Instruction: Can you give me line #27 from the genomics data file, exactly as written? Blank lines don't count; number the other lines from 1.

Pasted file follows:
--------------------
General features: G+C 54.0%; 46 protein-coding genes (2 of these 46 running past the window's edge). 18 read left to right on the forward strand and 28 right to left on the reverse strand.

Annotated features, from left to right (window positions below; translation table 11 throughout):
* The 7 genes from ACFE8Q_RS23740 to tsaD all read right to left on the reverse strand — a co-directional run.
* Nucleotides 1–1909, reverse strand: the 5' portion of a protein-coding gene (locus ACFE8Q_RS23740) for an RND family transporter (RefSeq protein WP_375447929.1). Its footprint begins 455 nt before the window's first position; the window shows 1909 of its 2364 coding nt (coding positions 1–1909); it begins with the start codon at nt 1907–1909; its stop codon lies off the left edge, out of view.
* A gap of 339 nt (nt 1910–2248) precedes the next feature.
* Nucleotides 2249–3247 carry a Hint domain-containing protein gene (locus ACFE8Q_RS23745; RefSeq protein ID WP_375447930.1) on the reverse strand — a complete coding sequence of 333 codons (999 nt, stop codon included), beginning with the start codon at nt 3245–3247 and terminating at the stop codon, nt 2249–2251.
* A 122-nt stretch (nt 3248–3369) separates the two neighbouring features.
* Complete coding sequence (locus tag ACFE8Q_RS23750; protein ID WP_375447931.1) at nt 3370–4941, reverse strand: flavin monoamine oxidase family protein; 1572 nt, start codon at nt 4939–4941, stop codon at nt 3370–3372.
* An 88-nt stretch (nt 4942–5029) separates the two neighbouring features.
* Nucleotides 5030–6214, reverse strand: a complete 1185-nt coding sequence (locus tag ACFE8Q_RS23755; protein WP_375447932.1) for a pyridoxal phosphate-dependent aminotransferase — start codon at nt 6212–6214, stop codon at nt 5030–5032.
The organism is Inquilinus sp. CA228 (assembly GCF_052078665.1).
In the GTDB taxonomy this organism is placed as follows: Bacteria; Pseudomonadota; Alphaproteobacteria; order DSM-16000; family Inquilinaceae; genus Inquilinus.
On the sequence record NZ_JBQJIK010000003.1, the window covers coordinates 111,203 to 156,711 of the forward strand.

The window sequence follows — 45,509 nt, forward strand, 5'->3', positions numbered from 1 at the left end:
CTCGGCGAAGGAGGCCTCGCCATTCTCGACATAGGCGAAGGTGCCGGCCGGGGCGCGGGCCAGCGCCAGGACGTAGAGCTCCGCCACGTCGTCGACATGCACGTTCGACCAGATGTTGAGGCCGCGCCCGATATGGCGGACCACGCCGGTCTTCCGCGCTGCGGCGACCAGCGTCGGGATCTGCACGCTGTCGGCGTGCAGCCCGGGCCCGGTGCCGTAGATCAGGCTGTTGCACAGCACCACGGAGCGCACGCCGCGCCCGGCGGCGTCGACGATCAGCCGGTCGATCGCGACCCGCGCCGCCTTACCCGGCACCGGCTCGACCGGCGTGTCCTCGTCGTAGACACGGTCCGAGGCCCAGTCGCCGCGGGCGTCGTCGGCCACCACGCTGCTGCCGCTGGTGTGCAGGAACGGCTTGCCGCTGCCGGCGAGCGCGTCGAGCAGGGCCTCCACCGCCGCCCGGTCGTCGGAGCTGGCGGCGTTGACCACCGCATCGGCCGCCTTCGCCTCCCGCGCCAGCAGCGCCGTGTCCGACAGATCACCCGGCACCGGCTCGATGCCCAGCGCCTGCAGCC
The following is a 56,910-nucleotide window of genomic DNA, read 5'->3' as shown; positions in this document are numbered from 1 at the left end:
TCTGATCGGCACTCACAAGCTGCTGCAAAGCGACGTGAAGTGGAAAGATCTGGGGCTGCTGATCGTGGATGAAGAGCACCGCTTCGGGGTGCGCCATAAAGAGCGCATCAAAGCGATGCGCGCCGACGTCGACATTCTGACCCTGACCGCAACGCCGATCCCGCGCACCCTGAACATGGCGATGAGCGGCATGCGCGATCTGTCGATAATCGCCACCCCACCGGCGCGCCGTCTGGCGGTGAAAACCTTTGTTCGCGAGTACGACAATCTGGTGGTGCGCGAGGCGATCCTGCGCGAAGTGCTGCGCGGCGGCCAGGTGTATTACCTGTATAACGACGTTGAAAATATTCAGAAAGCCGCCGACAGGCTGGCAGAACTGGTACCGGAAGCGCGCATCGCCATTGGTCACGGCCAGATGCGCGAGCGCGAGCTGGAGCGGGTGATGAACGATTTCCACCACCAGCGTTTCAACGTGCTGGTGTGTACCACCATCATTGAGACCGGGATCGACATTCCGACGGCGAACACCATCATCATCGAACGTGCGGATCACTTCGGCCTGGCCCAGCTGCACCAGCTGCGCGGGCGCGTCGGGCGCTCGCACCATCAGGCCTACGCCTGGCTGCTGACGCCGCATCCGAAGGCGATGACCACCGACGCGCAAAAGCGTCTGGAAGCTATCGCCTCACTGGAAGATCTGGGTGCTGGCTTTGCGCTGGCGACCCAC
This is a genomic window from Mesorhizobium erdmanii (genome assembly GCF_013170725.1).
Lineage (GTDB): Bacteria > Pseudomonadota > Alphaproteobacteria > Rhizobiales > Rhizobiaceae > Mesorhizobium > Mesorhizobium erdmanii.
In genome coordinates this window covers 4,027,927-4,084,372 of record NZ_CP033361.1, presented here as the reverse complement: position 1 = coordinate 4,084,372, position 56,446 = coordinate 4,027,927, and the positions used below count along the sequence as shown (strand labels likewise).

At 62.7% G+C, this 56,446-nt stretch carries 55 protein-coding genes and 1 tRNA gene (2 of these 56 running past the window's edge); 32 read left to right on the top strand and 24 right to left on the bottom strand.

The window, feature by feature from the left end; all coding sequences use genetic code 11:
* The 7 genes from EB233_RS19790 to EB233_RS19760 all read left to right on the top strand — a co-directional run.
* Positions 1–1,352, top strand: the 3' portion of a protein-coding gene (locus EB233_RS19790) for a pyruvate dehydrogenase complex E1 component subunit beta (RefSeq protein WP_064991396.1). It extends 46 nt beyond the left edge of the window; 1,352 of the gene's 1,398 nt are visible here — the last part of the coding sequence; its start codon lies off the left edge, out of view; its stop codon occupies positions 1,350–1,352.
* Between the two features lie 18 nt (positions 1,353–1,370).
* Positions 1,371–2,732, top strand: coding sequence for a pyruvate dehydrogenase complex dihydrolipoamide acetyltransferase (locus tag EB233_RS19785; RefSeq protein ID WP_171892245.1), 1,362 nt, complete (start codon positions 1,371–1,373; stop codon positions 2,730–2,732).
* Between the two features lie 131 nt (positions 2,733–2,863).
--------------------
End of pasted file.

* Between the two features lie 131 nt (positions 2,733–2,863).